Prior to Taiwan’s lifting of martial law, a group of films influenced by the European wave of exploitation movie was produced in the 1980s, including Never Too Late to Repent, Woman of Wrath, On the Social File of Shanghai, Woman Revenger and Queen Bee. This filmic genre featuring the motif of “women’s revenge” would usually portray some severely oppressed heroines before culminating in bloody plots of vengeance. In continuation of Su’s creative context of “re-shooting” in recent years, The Women’s Revenge uses Taiwanese exploitation movies as a starting point to reexamines the problems of body regulation, seeking social novelty, modern discomforts and mediatized body. It also discusses how plots based on feminism have been turned into exploitation movies, reflects on the misunderstanding and exploitation of female sexuality in the system of image, and exposes how the contemporary body is manipulated by image technologies.
For the artist, these films point to a blackhole in history, in which a mixed bunch of images devours possible clues to explore the life politics of an entire generation. Formally speaking, the artist also takes part in the violent vengeance upon men by transforming himself into one of the avenging women – the box office guarantee for the 1980s Taiwanese cinema and the Best Leading Actress of the 20th Golden Horse Awards, Lu Shao-Fen, with a peculiarly proportioned body – through makeup and the technology of deepfake. The transformation also symbolizes an attempt to understand and experience women’s world with a man’s body.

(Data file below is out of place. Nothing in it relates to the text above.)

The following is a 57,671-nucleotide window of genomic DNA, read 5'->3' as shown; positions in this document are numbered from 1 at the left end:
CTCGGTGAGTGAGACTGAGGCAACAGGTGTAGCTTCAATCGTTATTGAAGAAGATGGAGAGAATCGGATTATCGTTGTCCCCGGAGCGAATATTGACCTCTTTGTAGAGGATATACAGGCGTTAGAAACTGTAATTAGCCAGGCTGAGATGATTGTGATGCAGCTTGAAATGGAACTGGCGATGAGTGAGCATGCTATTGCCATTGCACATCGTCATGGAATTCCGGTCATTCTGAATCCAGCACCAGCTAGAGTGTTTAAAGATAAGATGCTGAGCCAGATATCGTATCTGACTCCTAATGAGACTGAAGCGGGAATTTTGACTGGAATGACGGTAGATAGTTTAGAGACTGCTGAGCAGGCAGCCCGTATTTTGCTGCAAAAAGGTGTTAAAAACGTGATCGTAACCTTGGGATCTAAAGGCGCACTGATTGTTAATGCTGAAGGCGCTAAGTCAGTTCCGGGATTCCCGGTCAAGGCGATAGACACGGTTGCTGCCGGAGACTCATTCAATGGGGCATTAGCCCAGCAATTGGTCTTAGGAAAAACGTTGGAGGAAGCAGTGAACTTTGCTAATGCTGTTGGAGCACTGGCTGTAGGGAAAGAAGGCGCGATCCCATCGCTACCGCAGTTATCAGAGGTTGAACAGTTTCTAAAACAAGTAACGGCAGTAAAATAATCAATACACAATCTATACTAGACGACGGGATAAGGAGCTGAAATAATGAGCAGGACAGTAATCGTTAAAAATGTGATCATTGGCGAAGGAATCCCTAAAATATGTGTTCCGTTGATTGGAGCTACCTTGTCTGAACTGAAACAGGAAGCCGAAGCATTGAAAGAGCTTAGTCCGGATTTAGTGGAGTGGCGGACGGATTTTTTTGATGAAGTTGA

#Exploitation_film #Cultfilm #Gender #Socialrealism #Deepfake
Black Film- The Women’s Revenge series (in progress)
Multi-channel installation/ AR+live-streaming performance, 2021
From the late 1970s, the so-called social realist films started to be produced and published in Taiwan while the country was still under martial law governance. In the whole decade of 1980s, subjects of the films focused on crimes, violence and even feminist stories. “Black Films- The Women’s Revenge” is one of the works of Su Hui-Yu’s newest Revenge series. The series re-visits movies history in Taiwan during the 1980s while the country was still under the military governance. The project will result in a multi-media piece by using a form of video installation and techniques of AR and live-stream. Dreamlike images and poetic scenes will be created by the artist base on the 1980s film scripts, all scenes could be considered as an extension of the creative spirits from the specific time.
In the performance, the audience will be asked to download a specific APP for creating animation/ movie effects on human performers’ bodies. In the meanwhile, audience will be able to live-stream the show on their social media account, and the video sources will be realtime collected to the console to construct a TV wall/multi-channel installation nearby the center stage, so eventually, the piece will have few layers- a human performance, a cult film on the audience’s smartphone, social media live-streaming, and a multi-channel installation. The work tries to use AR experience and real-time/self-media culture to recall the invisible link between the collective memories of the generations from the past decades and the core desire of human nature by approaching the violent essence of history, eventually to create body-politics and gender discussions.